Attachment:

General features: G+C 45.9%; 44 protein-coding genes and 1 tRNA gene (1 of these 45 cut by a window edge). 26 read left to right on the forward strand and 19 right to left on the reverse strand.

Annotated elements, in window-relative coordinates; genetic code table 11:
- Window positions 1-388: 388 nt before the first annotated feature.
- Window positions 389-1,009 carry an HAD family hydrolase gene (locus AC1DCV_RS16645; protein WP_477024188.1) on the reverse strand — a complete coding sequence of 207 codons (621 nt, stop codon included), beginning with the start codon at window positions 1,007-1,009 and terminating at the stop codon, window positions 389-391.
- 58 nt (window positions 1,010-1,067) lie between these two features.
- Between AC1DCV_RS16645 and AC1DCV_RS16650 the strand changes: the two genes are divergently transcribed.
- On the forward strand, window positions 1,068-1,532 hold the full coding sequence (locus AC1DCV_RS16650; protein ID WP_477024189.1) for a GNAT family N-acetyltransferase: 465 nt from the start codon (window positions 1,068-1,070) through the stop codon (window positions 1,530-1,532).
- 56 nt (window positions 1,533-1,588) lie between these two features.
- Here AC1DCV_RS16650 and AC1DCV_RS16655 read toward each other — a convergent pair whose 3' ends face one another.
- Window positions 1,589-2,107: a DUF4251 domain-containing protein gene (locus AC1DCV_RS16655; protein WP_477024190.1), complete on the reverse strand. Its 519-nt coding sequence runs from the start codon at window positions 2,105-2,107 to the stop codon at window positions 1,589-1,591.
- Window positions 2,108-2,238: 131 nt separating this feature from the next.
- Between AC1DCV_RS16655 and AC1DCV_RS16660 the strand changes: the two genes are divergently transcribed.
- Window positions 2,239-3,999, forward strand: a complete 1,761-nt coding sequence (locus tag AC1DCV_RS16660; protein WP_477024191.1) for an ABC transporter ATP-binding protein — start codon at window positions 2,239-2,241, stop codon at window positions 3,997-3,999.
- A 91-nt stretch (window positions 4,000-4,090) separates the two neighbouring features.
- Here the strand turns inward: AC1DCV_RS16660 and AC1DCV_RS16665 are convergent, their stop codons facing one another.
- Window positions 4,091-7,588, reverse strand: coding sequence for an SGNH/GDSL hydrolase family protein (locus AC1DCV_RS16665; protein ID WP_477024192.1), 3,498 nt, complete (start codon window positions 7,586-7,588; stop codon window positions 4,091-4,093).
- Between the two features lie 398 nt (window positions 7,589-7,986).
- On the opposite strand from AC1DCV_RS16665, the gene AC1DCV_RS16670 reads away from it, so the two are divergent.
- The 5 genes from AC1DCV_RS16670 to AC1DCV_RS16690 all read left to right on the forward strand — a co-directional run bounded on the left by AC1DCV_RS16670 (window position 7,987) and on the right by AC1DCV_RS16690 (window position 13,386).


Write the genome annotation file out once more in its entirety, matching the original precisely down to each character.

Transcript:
General features: G+C 45.9%; 44 protein-coding genes and 1 tRNA gene (1 of these 45 cut by a window edge). 26 read left to right on the forward strand and 19 right to left on the reverse strand.

Annotated elements, in window-relative coordinates; genetic code table 11:
- Window positions 1-388: 388 nt before the first annotated feature.
- Window positions 389-1,009 carry an HAD family hydrolase gene (locus AC1DCV_RS16645; protein WP_477024188.1) on the reverse strand — a complete coding sequence of 207 codons (621 nt, stop codon included), beginning with the start codon at window positions 1,007-1,009 and terminating at the stop codon, window positions 389-391.
- 58 nt (window positions 1,010-1,067) lie between these two features.
- Between AC1DCV_RS16645 and AC1DCV_RS16650 the strand changes: the two genes are divergently transcribed.
- On the forward strand, window positions 1,068-1,532 hold the full coding sequence (locus AC1DCV_RS16650; protein ID WP_477024189.1) for a GNAT family N-acetyltransferase: 465 nt from the start codon (window positions 1,068-1,070) through the stop codon (window positions 1,530-1,532).
- 56 nt (window positions 1,533-1,588) lie between these two features.
- Here AC1DCV_RS16650 and AC1DCV_RS16655 read toward each other — a convergent pair whose 3' ends face one another.
- Window positions 1,589-2,107: a DUF4251 domain-containing protein gene (locus AC1DCV_RS16655; protein WP_477024190.1), complete on the reverse strand. Its 519-nt coding sequence runs from the start codon at window positions 2,105-2,107 to the stop codon at window positions 1,589-1,591.
- Window positions 2,108-2,238: 131 nt separating this feature from the next.
- Between AC1DCV_RS16655 and AC1DCV_RS16660 the strand changes: the two genes are divergently transcribed.
- Window positions 2,239-3,999, forward strand: a complete 1,761-nt coding sequence (locus tag AC1DCV_RS16660; protein WP_477024191.1) for an ABC transporter ATP-binding protein — start codon at window positions 2,239-2,241, stop codon at window positions 3,997-3,999.
- A 91-nt stretch (window positions 4,000-4,090) separates the two neighbouring features.
- Here the strand turns inward: AC1DCV_RS16660 and AC1DCV_RS16665 are convergent, their stop codons facing one another.
- Window positions 4,091-7,588, reverse strand: coding sequence for an SGNH/GDSL hydrolase family protein (locus AC1DCV_RS16665; protein ID WP_477024192.1), 3,498 nt, complete (start codon window positions 7,586-7,588; stop codon window positions 4,091-4,093).
- Between the two features lie 398 nt (window positions 7,589-7,986).
- On the opposite strand from AC1DCV_RS16665, the gene AC1DCV_RS16670 reads away from it, so the two are divergent.
- The 5 genes from AC1DCV_RS16670 to AC1DCV_RS16690 all read left to right on the forward strand — a co-directional run bounded on the left by AC1DCV_RS16670 (window position 7,987) and on the right by AC1DCV_RS16690 (window position 13,386).